Another reel of mystery film from the National Archives. Shot over at least two nights in downtown Chicago, it shows stores, cars, people and the lights of the theatre district. Then there’s the shots of a man walking along a sidewalk, which are very similar to (though not the same as) a scene in Pare Lorentz’s 1940 film THE FIGHT FOR LIFE (
Regardless of its original purpose, it seemed to cry out for the film-noir treatment. So, some period titles, and bluesy music track and voila. Of course, there’s no plot, and the continuity is bad, but it’s just waiting for an hard-bitten private-eye voiceover.
Some shot notes:
0:00 The opening (and closing) shot is taken on Michigan Avenue looking north to the brilliantly-lit Wrigley Building. A scrolling sign advertising the Union Pacific Railroad touts their six streamliners to the San Francisco world’s fair.
0:19 Our well-dressed cigarette-smoking hero appears, walking past shop windows. At 0:39, he passes a Walgreen’s. At 0:54, he passes a Capehart radio showroom. If you were rich in the 1930’s, you owned a Capehart. These are the shots that are like THE FIGHT FOR LIFE. (Thanks to YouTuber Adam Ali for spotting this!)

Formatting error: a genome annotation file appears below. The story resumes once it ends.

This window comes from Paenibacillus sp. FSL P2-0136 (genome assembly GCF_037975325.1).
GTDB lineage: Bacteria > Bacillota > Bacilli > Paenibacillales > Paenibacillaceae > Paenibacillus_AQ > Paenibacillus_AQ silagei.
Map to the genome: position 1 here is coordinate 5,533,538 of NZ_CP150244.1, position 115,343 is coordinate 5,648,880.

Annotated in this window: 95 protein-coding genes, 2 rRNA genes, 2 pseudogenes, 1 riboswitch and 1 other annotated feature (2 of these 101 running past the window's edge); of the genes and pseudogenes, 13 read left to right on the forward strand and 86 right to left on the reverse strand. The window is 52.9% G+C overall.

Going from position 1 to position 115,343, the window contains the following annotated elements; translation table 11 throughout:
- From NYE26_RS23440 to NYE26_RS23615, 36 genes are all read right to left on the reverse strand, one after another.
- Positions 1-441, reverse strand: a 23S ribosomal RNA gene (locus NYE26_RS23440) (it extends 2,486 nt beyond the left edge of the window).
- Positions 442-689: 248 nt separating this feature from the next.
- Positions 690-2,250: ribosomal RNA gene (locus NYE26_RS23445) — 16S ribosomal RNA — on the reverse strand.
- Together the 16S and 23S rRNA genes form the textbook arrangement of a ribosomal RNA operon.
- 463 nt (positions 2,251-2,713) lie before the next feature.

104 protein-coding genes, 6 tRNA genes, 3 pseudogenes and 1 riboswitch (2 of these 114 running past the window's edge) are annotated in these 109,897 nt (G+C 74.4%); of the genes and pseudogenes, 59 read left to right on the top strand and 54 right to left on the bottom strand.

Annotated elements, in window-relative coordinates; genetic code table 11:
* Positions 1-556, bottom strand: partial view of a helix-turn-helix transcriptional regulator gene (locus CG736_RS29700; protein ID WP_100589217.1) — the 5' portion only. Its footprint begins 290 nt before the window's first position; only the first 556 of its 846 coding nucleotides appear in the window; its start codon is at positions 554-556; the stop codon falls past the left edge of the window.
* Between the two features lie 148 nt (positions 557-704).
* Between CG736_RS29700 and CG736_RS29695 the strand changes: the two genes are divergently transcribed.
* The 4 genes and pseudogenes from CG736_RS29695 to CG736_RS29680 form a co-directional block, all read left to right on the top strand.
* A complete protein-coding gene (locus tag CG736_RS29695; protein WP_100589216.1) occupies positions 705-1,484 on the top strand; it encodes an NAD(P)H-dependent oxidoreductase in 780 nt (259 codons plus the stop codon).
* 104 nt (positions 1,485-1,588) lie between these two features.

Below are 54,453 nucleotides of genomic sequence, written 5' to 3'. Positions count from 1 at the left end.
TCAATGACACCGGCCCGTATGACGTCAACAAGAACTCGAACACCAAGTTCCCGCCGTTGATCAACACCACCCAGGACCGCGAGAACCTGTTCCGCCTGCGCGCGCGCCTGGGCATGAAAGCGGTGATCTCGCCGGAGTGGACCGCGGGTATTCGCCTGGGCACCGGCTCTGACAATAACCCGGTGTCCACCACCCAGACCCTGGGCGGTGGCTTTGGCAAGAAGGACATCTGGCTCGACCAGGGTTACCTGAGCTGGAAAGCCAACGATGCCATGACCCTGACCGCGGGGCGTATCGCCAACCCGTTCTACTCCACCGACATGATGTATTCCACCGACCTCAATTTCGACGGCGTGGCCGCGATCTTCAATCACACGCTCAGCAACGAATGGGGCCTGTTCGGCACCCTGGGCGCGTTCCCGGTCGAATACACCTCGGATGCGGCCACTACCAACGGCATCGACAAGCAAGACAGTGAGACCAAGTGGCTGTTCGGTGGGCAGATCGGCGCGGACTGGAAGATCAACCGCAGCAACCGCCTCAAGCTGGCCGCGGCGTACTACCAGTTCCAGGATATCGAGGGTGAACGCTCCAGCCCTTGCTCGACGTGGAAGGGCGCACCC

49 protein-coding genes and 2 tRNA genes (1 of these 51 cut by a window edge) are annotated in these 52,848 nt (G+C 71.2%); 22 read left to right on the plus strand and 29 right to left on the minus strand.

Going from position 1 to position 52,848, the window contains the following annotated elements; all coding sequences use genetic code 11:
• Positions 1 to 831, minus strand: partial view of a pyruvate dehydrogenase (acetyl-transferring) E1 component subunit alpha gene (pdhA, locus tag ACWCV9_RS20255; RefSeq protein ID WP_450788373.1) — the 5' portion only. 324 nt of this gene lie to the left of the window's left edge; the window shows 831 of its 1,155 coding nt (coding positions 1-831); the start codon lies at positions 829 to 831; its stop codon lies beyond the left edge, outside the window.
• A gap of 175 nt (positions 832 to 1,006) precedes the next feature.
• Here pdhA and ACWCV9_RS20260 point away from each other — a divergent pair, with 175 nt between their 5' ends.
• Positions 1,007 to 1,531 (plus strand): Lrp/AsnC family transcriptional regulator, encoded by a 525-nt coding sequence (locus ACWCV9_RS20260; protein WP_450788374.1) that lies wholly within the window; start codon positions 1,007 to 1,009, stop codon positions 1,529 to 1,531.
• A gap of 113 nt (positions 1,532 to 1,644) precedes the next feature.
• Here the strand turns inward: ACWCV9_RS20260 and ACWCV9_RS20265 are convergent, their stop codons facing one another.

1:11 We’re in the theatre district now. Our hero is forgotten, never to reappear.
1:24 The Balaban-Katz Apollo theatre is showing THE GORILLA, a mostly-forgotten comedy-thriller with the Ritz Brothers. It came out in May 1939. The theatre, on Randolph street, was demolished in 1949. (Thanks to YouTuber WayOutWardell for the theatre information!)
1:36 A Chicago native should be able to identify this location easily.
1:48 Another unknown location.
1:57 Marshall Field’s.
2:18 Looking north to the Wrigley Building again.
2:59 Bonus shot (after the credits): More Marshall Field’s.
If you see some additional period detail, leave a comment and I’ll include it in this description.
The Miles Davis music is from Louis Malle’s 1958 film L’ASCENSEUR POUR L’ECHAFAUD (variously titled ELEVATOR TO THE GALLOWS, LIFT TO THE SCAFFOLD and FRANTIC in English). You can see the music in its original context here:

More info on Chicago at Night, 1939

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